A Montanan's no-meat manifesto 

When it comes to humans being mauled, Montanans have a strict policy: The bear is always right. When Missoulian Ani Haas went on NBC's "Today" show after she'd been attacked by a black bear last summer during a trail run, she displayed relentless grace and manners. She never spoke ill of her attacker; she just said "thank you" a lot and talked about how lucky she was that she hadn't been seriously injured. Try as she might, no big-city reporter is going to get a Montanan to talk smack about a mama bear. Everyone agrees: The woods belong to the animals, and if we get swiped, well, it's a small price to pay for living in paradise. Remember this past winter when that bear nested in Judy Wing's cabin on Georgetown Lake? He tore up her designer pillows! According to Wing, "Everybody said, 'You have to leave the bear alone. You don't want to hurt the bear. Well, isn't that cute?'" In the end, the bear got to stay in Wing's crawlspace. When I break into somebody's house and try to live there, it's a misdemeanor, at least.

This reverence extends to families of deer lilting through your neighborhood at night, regal bald eagles, soaring osprey, elk standing in snow so deep and far away on the mountainside that they look like cows—I could go on and on.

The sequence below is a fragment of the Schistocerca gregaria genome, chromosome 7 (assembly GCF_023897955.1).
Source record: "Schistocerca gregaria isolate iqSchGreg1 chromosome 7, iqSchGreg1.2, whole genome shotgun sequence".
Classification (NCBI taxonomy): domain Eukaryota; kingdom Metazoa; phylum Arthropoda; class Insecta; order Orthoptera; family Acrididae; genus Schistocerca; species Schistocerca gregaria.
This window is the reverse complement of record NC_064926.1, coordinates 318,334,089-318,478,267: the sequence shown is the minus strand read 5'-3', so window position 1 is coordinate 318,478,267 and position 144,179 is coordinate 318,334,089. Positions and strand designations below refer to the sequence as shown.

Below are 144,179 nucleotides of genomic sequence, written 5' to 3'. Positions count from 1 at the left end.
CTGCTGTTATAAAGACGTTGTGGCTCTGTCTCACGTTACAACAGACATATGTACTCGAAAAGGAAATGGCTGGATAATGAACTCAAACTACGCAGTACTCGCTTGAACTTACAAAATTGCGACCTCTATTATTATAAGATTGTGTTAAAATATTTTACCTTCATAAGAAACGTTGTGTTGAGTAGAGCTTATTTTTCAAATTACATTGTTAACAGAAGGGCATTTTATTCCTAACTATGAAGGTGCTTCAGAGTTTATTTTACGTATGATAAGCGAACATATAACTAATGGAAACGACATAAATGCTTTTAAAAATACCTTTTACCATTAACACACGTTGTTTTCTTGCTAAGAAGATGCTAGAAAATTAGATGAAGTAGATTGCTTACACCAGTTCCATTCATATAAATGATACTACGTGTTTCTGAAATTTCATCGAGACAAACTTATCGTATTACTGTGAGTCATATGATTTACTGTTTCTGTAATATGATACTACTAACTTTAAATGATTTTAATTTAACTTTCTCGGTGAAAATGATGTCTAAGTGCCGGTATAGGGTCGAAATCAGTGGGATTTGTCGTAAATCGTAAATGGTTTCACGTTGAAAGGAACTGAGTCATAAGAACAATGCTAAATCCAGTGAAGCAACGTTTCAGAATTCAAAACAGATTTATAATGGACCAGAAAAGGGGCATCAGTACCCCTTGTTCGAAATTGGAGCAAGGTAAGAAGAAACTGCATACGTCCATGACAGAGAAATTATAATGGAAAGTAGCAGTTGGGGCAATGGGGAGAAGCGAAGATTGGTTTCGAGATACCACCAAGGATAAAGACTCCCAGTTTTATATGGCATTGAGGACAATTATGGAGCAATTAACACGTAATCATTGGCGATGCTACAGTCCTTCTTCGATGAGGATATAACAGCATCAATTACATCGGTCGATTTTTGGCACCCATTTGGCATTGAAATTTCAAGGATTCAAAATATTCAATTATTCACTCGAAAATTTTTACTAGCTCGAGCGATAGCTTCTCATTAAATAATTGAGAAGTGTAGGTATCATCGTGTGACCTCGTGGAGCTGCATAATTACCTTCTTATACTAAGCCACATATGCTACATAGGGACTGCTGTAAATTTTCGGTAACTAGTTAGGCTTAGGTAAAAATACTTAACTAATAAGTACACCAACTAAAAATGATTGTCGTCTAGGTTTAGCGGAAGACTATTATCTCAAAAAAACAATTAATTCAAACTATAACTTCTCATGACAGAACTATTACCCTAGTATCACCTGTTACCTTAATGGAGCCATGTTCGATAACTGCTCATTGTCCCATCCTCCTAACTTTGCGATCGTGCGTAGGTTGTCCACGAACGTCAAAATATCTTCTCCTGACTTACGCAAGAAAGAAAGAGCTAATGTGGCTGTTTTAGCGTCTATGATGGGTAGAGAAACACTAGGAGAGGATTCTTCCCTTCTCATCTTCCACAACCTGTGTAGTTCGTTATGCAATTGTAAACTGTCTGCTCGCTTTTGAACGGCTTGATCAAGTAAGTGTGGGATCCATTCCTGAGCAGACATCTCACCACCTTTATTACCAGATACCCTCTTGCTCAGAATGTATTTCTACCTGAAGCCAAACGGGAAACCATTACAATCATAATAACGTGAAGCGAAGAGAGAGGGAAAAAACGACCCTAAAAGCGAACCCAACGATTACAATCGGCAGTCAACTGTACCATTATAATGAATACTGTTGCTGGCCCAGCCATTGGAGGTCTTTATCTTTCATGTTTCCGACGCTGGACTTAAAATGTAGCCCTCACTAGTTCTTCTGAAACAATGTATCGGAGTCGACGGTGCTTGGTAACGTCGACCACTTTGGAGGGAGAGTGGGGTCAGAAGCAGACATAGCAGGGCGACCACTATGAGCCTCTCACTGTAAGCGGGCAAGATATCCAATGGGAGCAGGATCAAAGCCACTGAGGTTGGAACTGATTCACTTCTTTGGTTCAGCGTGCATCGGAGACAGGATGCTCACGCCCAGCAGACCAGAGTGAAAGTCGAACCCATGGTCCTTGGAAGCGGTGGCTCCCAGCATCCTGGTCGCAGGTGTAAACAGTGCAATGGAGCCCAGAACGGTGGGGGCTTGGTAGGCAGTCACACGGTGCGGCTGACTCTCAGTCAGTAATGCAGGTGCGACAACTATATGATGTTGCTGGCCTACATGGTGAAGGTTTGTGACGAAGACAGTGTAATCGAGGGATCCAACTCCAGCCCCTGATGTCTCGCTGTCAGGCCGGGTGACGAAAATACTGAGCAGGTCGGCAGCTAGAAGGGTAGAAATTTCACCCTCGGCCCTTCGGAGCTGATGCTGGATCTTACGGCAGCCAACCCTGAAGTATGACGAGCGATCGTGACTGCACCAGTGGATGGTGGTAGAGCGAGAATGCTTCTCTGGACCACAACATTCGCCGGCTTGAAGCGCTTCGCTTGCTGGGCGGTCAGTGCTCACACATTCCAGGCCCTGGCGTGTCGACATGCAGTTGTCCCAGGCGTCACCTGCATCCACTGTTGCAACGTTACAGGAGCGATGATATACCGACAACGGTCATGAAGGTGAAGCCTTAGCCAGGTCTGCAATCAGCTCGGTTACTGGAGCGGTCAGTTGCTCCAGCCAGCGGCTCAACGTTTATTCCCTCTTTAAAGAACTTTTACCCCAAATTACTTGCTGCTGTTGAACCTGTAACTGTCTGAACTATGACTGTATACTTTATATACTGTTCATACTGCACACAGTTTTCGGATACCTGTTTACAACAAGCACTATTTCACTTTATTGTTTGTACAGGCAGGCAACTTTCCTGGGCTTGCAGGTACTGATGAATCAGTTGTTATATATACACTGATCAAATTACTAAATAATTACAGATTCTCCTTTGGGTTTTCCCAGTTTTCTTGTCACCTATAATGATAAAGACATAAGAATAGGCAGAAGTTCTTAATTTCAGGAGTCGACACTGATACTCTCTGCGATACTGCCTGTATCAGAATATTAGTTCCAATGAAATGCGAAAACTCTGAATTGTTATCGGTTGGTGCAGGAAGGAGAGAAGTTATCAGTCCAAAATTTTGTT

Montanans love eating animals as much as they love defending the animals' right to be themselves—and it's not a contradiction. Hunters I've talked to get a glossy, faraway look in their eyes while describing the kill. My friend Carl Corder once told me, "There's something spiritual about catching trout. Something predestined. The moment the fish rises and the tug on the rod letting you know another life exists ... that's Gaia." In his essay "The Heart Beneath the Heart," Rick Bass writes about spending most of his winters in the woods hunting deer, saying the hunter attains "an awareness, an addictive alertness, a super-heightened sensitivity that approaches and then becomes a kind of spirituality."

I think the electric feeling they're describing must have something to do with participating in an ecosystem that many of us are cut off from most of the time. The animals had a chance to live and breathe on their own terms—until Rick or Carl took them out with human, predatory cunning. It feels very much as nature intended. When Montanans talk about their God-given dominion over beasts, when they buy the hilarious "People Eating Tasty Animals" shirts at the Missoula airport for their relatives, I can only assume that this is the sort of story they're invoking.